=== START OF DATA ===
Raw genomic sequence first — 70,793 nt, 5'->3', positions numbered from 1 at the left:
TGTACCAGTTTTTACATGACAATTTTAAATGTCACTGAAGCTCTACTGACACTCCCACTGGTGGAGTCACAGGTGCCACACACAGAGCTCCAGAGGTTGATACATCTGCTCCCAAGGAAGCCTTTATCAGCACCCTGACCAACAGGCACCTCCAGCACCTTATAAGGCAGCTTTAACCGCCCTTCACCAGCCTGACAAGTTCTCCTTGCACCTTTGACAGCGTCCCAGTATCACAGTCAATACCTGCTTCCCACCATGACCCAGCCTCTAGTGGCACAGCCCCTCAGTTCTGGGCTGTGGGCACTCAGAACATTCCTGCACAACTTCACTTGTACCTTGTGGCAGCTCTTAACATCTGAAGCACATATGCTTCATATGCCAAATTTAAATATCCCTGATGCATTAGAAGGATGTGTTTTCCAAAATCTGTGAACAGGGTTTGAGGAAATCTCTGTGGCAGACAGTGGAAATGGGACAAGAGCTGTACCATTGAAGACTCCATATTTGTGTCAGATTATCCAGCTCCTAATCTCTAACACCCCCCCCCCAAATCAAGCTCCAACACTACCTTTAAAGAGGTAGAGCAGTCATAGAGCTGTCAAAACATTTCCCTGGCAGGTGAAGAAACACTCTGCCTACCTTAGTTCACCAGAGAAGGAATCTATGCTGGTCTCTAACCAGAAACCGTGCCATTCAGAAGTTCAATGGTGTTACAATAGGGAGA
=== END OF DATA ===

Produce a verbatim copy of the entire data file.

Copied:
Raw genomic sequence first — 70,793 nt, 5'->3', positions numbered from 1 at the left:
TGTACCAGTTTTTACATGACAATTTTAAATGTCACTGAAGCTCTACTGACACTCCCACTGGTGGAGTCACAGGTGCCACACACAGAGCTCCAGAGGTTGATACATCTGCTCCCAAGGAAGCCTTTATCAGCACCCTGACCAACAGGCACCTCCAGCACCTTATAAGGCAGCTTTAACCGCCCTTCACCAGCCTGACAAGTTCTCCTTGCACCTTTGACAGCGTCCCAGTATCACAGTCAATACCTGCTTCCCACCATGACCCAGCCTCTAGTGGCACAGCCCCTCAGTTCTGGGCTGTGGGCACTCAGAACATTCCTGCACAACTTCACTTGTACCTTGTGGCAGCTCTTAACATCTGAAGCACATATGCTTCATATGCCAAATTTAAATATCCCTGATGCATTAGAAGGATGTGTTTTCCAAAATCTGTGAACAGGGTTTGAGGAAATCTCTGTGGCAGACAGTGGAAATGGGACAAGAGCTGTACCATTGAAGACTCCATATTTGTGTCAGATTATCCAGCTCCTAATCTCTAACACCCCCCCCCCAAATCAAGCTCCAACACTACCTTTAAAGAGGTAGAGCAGTCATAGAGCTGTCAAAACATTTCCCTGGCAGGTGAAGAAACACTCTGCCTACCTTAGTTCACCAGAGAAGGAATCTATGCTGGTCTCTAACCAGAAACCGTGCCATTCAGAAGTTCAATGGTGTTACAATAGGGAGA